Well I've now been in France for just over two months, which means that I've been in Strasbourg for the same amount of time as I was in the MTC. Yeesh, I was in there for forever. Time has flown by here though.
We went to Paris this week for a combined zone conference with President and Sister Poznanski and the Assistants for a training. Luckily for us, the training involved watching a movie; and it wasn't even the Restoration or Joy to the World! They showed us most of the movie Iron Will and made it a big metaphor to missionary work. Throughout the training, they paused the movie and gave us all Christmas presents that symbolized different parts of the story. Then, at the end, Sister Poznanski gave us all little Arc de Triomphes with a quote from Napoleon talking to his soldiers: "Vous ne rentrerez dans vos foyers que sous des arcs de triomphe." You will not return to your homes except under arcs of triumph.
After the conference, the senior missionaries serving in Paris made us all a Christmas meal and we did a white elephant exchange. It was supposed to have a spiritual significance, and Elders naturally got creative. Some of the presents ranged from a giant rock, a Catholic candle, or a picture an Elder printed of himself and framed in tinfoil. I'm still working on figuring out the spiritual meaning for that one, but I'm sure it's there somewhere. Unfortunately, we stayed a bit too long at the Paris chapel before we realized what time it was. As soon as we remembered our train time back to Strasbourg, we quite literally ran through Paris and the metro to get to the train station on time. Not exactly an easy task with the metro being full to capacity. Basically, to get into the metro cars, Elder Dunn and I had to kind of jump into the crowds and shove our way in before the doors closed on our bags. Not exactly the most comfortable of public transportation rides. We barely made it on the train though, and we even got on the right one this time! Unlike last week.
Since we sprinted through Paris, Elder Dunn and I were thirsty and I was willing to spend any amount of money to get a bottle of water. Luckily for us, France considers the constant availability of alcohol to be a civil right, so every train running through France is handily equipped with a large bar. As we walked into the train car, we found out that the Sisters serving in Colmar had the same idea, and they too were enjoying their 4 euro water. So, the four of us ended up spending our time out of Paris in the bar. Drinking only water, of course. Expensive water that tasted worse than tap water, that is.
Yesterday, I gave a talk in Sacrament meeting. I'm not sure who chose to have the missionary who started learning French four months ago speak in front of the ward, but I was able to talk for 15 minutes in recognizable French. See? Miracles DO happen! At the end of the meeting, the Bishop called up Elder Dunn and I and the ward gave us Christmas presents. They're so nice! We don't get to open them until tomorrow on Christmas, but we think they probably gave us some copies of the Book of Mormon. That would be great, because then we could add them to our collection of the 150 other copies in our apartment.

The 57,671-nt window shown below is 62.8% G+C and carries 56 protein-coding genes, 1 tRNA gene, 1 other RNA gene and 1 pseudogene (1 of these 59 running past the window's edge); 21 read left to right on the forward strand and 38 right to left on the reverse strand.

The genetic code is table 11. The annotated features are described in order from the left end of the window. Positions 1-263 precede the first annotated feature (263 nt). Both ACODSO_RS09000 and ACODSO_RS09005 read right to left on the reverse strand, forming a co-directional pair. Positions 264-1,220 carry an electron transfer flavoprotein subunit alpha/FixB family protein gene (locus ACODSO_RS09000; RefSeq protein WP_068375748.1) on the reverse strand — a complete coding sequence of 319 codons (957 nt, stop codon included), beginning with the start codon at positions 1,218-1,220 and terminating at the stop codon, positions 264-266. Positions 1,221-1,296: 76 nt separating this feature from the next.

Just kidding, we actually have no idea what they gave us.
After church, we met somebody who came to Sacrament meeting for the first time. We ended up having a lesson with him, and he's already read the entire Book of Mormon and just decided to come to church on his own. What a great guy! We also taught a man who just came from the Congo. He said he's been searching for a church to join, and he feels like God directed him to talk to us on the street. He asked for a copy of the Book of Mormon so he could read it and just before informing us that he would be attending church as soon as possible, he asked us when was the soonest we could meet with him. Finally, we ended the day with a lesson with an Middle-Eastern woman. After teaching her the Plan of Salvation, she told us through tears about how her entire family was killed, leaving her alone to move to a foreign country and learn a new language. We're lucky to associate with some awesome people.
We will be going to a family's house for Christmas tomorrow and they are going to let us use their computer to Skype with our families. This family has a son who's on a mission in Canada, and he left a few weeks after me. We actually knew each other in the MTC. While I was in the MTC, I searched for as many native French speakers as I could find, which ended up being about a dozen. So I met this missionary's cousin, who was a sister missionary and was in the MTC at the same time as he was. She introduced me to him, and they're both from Strasbourg. I forgot about what city they were from until I saw their pictures on the bulletin boards in the church building. It was a real full-circle moment. Since this family has a son on a mission, they've been really nice to us and give us rides places, even though the mom is in a wheelchair from a recent surgery. They help us in the hope that someone does the same for their son.